For charitable contributions made in cash between Oct. 8, 2017, and Dec. 31, 2018, to a Sec. 170 charitable organization for relief efforts in the California wildfire disaster area, the act temporarily suspends the percentage limitations in Sec. 170(b) and provides that those contributions will not be taken into account for purposes of applying Sec. 170(b) or the Sec. 170(d) carryover rules to other contributions. The act also temporarily loosens the rules regarding excess contributions and makes an exception to the overall limitation on itemized deductions for qualified contributions.

The act eases the rules for casualty losses for taxpayers who suffer a “net disaster loss” in the California wildfire disaster area. A net disaster loss is the excess of the taxpayer’s “qualified disaster-related personal casualty losses” over the taxpayer’s personal casualty gains (as defined in Sec. 165(h)(3)(A)).

A qualified disaster-related personal casualty loss is a casualty loss that arises on or after Oct. 8, 2017, in the California wildfire disaster area.

For qualified disaster-related personal casualty losses, the act removes the requirement that personal casualty losses must exceed 10% of the taxpayer’s adjusted gross income to be deductible. It also allows nonitemizers to increase their standard deduction by the amount of their net disaster loss. And, although the standard deduction is disallowed for alternative minimum tax (AMT) purposes, taxpayers subject to the AMT can claim the portion of their standard deduction that is attributable to their net disaster loss for AMT purposes.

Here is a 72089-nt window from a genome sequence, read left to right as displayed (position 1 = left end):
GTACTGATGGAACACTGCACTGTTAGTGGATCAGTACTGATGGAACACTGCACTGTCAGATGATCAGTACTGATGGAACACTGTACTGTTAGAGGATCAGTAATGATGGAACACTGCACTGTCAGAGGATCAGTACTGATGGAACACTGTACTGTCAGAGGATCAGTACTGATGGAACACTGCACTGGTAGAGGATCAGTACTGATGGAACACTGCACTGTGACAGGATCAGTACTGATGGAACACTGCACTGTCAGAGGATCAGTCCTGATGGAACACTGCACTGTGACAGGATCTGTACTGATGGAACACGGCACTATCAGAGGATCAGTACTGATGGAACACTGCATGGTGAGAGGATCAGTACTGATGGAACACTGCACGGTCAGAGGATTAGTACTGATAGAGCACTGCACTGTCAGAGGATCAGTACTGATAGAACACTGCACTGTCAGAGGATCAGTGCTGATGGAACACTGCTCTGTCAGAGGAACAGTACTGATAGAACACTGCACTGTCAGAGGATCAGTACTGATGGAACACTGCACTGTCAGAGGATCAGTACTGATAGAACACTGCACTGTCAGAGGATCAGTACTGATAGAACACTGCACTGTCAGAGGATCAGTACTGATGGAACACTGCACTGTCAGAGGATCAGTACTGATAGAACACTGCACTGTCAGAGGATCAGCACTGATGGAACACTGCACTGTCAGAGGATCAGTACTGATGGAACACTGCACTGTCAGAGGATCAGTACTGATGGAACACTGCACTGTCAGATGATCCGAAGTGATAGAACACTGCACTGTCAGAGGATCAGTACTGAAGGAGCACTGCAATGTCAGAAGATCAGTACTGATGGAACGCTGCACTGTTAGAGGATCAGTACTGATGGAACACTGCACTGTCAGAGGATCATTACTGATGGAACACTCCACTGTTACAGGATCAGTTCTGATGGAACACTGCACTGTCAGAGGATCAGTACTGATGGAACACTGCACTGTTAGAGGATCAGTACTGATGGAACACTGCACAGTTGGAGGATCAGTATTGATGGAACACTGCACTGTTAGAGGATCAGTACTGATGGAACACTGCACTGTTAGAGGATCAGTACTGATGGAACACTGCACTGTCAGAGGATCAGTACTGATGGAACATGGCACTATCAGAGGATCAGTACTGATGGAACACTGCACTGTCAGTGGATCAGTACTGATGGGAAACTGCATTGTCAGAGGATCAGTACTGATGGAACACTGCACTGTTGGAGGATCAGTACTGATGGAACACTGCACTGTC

The act also increases the Sec. 165(h)(1) $100 per-casualty floor to $500 for qualified disaster-related personal casualty losses.

The act allows qualified individuals to elect to use their prior-year earned income, instead of their current-year income, for purposes of the Sec. 32 earned income tax credit and the Sec. 24 child tax credit, if their current-year income is less than their prior-year income.

A qualified individual is a person whose principal place of abode was in the California wildfire disaster zone or area on Oct. 8, 2017, through Dec. 31, 2017, and, if the individual resided in the wildfire disaster area, the individual was displaced from his or her abode by the wildfires.

Provisions for individuals that expired at the end of 2016 that were retroactively reinstated, but only through 2017, include:

Provisions for businesses that expired at the end of 2016 but have been retroactively reinstated for one year, through 2017 (meaning the provisions are not in effect for 2018, except where otherwise indicated), include:

Provisions for energy expenses that expired at the end of 2016, but were retroactively extended for one year, through 2017 (unless indicated otherwise), include:

Other notable provisions in the act include mandating the creation of a new Form 1040SR, a special tax form for taxpayers over 65 that is supposed to be as simple as Form 1040-EZ, Income Tax Return for Single and Joint Filers With No Dependents, but allow for reporting Social Security and retirement distributions.

The act also adds each low-income community in Puerto Rico to be designated as a qualified opportunity zone under Sec. 1400Z-1, which allows those areas to qualify for certain tax incentives. This provision is effective Dec. 22, 2017, the date of enactment of P.L. 115-97.

Finally, the law also modifies the rules for hardship distributions, directing the IRS, not later than one year after Feb. 9, 2018, to modify Regs. Sec. 1.401(k)–1(d)(3)(iv)(E) to eliminate the rule prohibiting contributions to qualified plans for six months after a taxpayer takes a hardship distribution. The new rule will be effective for plan years beginning after Dec. 31, 2018.

Sally P. Schreiber ( is a JofA senior editor.

Research & References of Bipartisan Budget Act contains several tax provisions|A&C Accounting And Tax Services